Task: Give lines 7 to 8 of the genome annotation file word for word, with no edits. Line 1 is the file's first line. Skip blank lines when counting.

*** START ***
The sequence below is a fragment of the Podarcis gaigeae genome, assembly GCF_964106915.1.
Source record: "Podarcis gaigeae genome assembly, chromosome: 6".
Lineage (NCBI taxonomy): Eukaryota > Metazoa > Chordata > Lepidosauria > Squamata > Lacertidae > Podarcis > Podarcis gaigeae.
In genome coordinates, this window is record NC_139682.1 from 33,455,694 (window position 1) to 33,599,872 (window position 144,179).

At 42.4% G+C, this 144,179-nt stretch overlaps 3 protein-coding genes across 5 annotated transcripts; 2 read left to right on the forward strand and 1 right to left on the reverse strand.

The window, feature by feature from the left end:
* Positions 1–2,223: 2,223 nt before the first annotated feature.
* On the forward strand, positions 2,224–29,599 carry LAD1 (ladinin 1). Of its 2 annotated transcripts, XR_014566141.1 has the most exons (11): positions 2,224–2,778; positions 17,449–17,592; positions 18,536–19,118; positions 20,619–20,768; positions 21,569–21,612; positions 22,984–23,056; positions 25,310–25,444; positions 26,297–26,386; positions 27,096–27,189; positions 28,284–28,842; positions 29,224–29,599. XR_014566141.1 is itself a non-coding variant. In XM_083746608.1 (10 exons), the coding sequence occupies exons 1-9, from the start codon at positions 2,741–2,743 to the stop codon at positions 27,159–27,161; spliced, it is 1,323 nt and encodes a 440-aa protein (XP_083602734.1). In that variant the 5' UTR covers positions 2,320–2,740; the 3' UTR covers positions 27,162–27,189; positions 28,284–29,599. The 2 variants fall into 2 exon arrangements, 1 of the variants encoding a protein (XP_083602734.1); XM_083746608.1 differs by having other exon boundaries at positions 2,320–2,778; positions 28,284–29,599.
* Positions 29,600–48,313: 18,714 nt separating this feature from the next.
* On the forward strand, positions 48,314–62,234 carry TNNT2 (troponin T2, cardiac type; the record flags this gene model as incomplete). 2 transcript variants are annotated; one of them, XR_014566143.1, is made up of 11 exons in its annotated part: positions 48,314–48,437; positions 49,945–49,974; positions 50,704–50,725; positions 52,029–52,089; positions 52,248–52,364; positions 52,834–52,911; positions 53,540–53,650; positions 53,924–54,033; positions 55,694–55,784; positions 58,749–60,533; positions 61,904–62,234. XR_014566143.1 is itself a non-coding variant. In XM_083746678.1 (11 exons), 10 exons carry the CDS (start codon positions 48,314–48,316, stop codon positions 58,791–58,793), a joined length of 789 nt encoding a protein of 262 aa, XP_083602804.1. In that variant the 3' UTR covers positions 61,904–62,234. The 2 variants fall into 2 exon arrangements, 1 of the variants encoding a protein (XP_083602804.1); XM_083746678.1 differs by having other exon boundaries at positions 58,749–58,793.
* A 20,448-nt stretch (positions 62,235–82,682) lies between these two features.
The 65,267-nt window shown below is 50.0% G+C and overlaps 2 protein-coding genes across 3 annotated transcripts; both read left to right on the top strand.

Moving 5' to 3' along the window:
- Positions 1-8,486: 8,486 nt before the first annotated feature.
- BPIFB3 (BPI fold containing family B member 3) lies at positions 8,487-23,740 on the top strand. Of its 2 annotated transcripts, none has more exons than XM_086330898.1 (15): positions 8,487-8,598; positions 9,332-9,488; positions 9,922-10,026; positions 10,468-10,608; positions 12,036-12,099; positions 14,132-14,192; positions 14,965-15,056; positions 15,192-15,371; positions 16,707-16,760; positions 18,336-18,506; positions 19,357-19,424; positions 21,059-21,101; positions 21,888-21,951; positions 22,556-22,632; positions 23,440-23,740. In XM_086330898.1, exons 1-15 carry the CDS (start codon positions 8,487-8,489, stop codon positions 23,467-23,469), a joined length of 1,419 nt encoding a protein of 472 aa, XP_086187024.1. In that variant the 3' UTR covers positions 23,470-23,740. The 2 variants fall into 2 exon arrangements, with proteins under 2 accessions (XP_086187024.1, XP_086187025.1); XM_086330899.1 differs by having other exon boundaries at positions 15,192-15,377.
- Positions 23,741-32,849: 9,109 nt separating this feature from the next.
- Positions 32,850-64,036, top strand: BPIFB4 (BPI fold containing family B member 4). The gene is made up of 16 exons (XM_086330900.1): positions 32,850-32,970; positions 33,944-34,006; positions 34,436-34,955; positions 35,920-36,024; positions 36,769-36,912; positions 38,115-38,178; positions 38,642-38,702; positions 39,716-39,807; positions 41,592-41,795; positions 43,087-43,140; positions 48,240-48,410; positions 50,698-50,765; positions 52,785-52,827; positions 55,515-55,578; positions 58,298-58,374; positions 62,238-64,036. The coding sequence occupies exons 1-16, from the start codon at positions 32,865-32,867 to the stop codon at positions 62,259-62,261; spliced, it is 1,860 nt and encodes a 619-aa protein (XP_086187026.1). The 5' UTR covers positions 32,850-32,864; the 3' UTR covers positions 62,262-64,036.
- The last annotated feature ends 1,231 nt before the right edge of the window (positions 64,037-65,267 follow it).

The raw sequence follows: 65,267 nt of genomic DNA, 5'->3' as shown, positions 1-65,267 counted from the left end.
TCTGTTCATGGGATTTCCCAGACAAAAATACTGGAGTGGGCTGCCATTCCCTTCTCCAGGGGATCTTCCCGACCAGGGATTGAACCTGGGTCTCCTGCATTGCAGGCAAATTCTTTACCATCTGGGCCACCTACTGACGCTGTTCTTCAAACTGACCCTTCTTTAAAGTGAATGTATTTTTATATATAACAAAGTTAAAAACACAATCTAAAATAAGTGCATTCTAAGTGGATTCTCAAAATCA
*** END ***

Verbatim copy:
* Positions 1–2,223: 2,223 nt before the first annotated feature.
* On the forward strand, positions 2,224–29,599 carry LAD1 (ladinin 1). Of its 2 annotated transcripts, XR_014566141.1 has the most exons (11): positions 2,224–2,778; positions 17,449–17,592; positions 18,536–19,118; positions 20,619–20,768; positions 21,569–21,612; positions 22,984–23,056; positions 25,310–25,444; positions 26,297–26,386; positions 27,096–27,189; positions 28,284–28,842; positions 29,224–29,599. XR_014566141.1 is itself a non-coding variant. In XM_083746608.1 (10 exons), the coding sequence occupies exons 1-9, from the start codon at positions 2,741–2,743 to the stop codon at positions 27,159–27,161; spliced, it is 1,323 nt and encodes a 440-aa protein (XP_083602734.1). In that variant the 5' UTR covers positions 2,320–2,740; the 3' UTR covers positions 27,162–27,189; positions 28,284–29,599. The 2 variants fall into 2 exon arrangements, 1 of the variants encoding a protein (XP_083602734.1); XM_083746608.1 differs by having other exon boundaries at positions 2,320–2,778; positions 28,284–29,599.